The key to Joyful Sharing, is letting go of the expectations that the world should work the way I want it to work. I can let go of trying to be God. There is so much freedom in that! Whew! What a relief not to have to be God any more! It lightens the load enough to bring joy back.
Schroeder again: The universe shares all things freely and unconditionally, without restriction, and all the universe’s gifts to us are meant to be shared. As one of the spiritual masters of the Egyptian desert put it, generosity is like a well. When a person does not share, the well slowly silts up from disuse. There is less and less to draw from in the reservoir. Eventually, the aquifer is blocked and the well becomes unusable. We have to draw regularly in order to keep the flow moving. The more we draw, the more productive the well becomes. This may seem paradoxical, but it is quite true. The best reason to give is to keep the current of goodness flowing in our lives by sharing freely what the universe has shared with us (Schroeder, p. 111).
On my vacation I began reading a book called, Braiding Sweetgrass, by Robin Wall Kimmerer, a professor of Environmental Biology at State University of New York. Once she worked with a graduate student who proposed to study the Native American tradition of harvesting half, and only half, of what is available. She wanted to study the impact of harvest on a community of plants. The thesis committee scorned her proposal: “Anyone knows that harvesting a plant will damage the population. You’re wasting your time!,” they said. But she persevered and studied stands of sweetgrass. She compared those which were unharvested, and those that were harvested in the Native American tradition of taking half and only half. As you may have guessed the fields which were harvested thrived, while those that were not became dull, brown and diminishing. The point was that in regions where the Native peoples continued to harvest half and no more, the meadows of sweetgrass thrived. Where they did not, the meadows disappeared. Kimmerer illustrated the same thing with Black Ash trees harvested for basket-making, rice collected for food, even that this concept of honorable harvest proved true of fur trappers and deer hunters. When the People take what is needed – and no more – Earth mother gives back abundance (Kimmerer, Braiding Sweetgrass, p. 156 ff).
It seems counter-intuitive in our Western Industrialized culture, but, “If we want more joy in our life, the secret is to give more, with fewer expectations” (p. 113). Startling! The key to joy is to give more! But it is consistent with Jesus’ teachings. Storing up an abundance of treasures here on earth, does not come from joy. In fact, it comes from fear that there will not be enough tomorrow. The Israelites had to learn this about the daily manna.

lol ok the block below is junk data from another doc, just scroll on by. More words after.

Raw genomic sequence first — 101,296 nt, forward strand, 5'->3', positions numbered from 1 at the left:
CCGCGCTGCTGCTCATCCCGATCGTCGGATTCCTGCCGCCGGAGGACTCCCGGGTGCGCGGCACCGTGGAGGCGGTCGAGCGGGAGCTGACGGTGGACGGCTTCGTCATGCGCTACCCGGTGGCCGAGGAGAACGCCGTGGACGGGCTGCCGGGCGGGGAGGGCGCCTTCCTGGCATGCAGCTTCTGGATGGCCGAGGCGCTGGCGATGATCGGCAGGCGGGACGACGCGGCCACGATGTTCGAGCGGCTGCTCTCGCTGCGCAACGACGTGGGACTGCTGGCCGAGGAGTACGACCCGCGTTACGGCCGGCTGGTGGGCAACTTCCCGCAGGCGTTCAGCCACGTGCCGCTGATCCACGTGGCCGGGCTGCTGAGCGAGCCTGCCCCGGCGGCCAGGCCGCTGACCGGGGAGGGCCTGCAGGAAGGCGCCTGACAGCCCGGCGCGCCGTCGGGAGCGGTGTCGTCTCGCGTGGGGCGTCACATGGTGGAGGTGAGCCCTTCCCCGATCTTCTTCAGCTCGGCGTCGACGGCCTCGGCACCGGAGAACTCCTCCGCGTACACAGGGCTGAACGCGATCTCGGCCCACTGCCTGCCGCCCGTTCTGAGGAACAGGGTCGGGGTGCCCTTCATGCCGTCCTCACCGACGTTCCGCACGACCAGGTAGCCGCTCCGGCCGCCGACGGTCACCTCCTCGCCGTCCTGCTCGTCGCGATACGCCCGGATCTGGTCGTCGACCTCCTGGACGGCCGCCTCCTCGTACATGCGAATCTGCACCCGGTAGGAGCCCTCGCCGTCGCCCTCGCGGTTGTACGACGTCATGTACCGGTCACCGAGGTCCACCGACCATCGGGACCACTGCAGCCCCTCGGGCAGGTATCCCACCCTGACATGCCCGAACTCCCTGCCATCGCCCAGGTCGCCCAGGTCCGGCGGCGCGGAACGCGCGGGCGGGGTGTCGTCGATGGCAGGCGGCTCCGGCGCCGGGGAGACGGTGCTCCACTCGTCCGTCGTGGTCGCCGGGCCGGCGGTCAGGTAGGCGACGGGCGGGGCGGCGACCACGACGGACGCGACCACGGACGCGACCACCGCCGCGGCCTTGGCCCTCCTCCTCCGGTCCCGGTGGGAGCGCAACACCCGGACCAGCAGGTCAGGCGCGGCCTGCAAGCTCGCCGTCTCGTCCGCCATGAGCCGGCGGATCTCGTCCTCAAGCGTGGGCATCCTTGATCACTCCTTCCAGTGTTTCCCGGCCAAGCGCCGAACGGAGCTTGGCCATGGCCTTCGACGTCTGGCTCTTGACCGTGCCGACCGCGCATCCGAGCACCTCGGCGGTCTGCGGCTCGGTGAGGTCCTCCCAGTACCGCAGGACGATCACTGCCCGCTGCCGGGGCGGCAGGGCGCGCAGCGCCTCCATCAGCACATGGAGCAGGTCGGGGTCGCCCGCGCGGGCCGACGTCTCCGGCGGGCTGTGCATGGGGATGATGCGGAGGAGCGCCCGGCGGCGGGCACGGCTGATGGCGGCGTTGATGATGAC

So how do we practice Joyful Sharing? Start small. Don’t start by planning to give away your whole retirement savings. Start, instead, as small as deciding to give away 10 smiles today – for no reason at all – just from a heart of abundance. Pass this gift through the 2 gates: No Obligation and No Expectations. And then just start giving, and watch the joy develop. The practice gets to be a self-reinforcing cycle – the more joyful sharing, the more we want to give.
Sometimes we hold back our giving because we don’t think we have anything worthwhile to share. Maybe you only have 2 hours on Thursday morning. Or maybe you can only give $5 per week or month. Maybe you don’t think it is enough to make a dent in the cause which is important to you.
But “all you have to do is share your gift with the intention that it should be a source of good in the world. When we share freely, the whole universe conspires to support our intention. One act of generosity can unleash a cascade of good effects that were impossible to predict, and it can inspire many others to give in turn, so that the power of our gift is magnified a hundredfold” (Schroeder, p. 121).
The mantra for this practice is, “I share what I have freely.” Whenever you are asked to give, or are considering a gift, remember the mantra: I share what I have freely. Has this gift passed through the two gates – is it without obligation or expectation? Then it is free and it can be joyful!
Let us share joyfully, as a sign that we trust God to care for creation! Rubem Alves illustrates the point in reference to date palms, which take a decade or more to produce fruit: “Let us plant dates even though those who plant them will never eat them. We must live by the love of what we will never see. This is … a stubborn commitment to the future of our grandchildren.”
It is enough. I share what I have freely. And God may surprise us!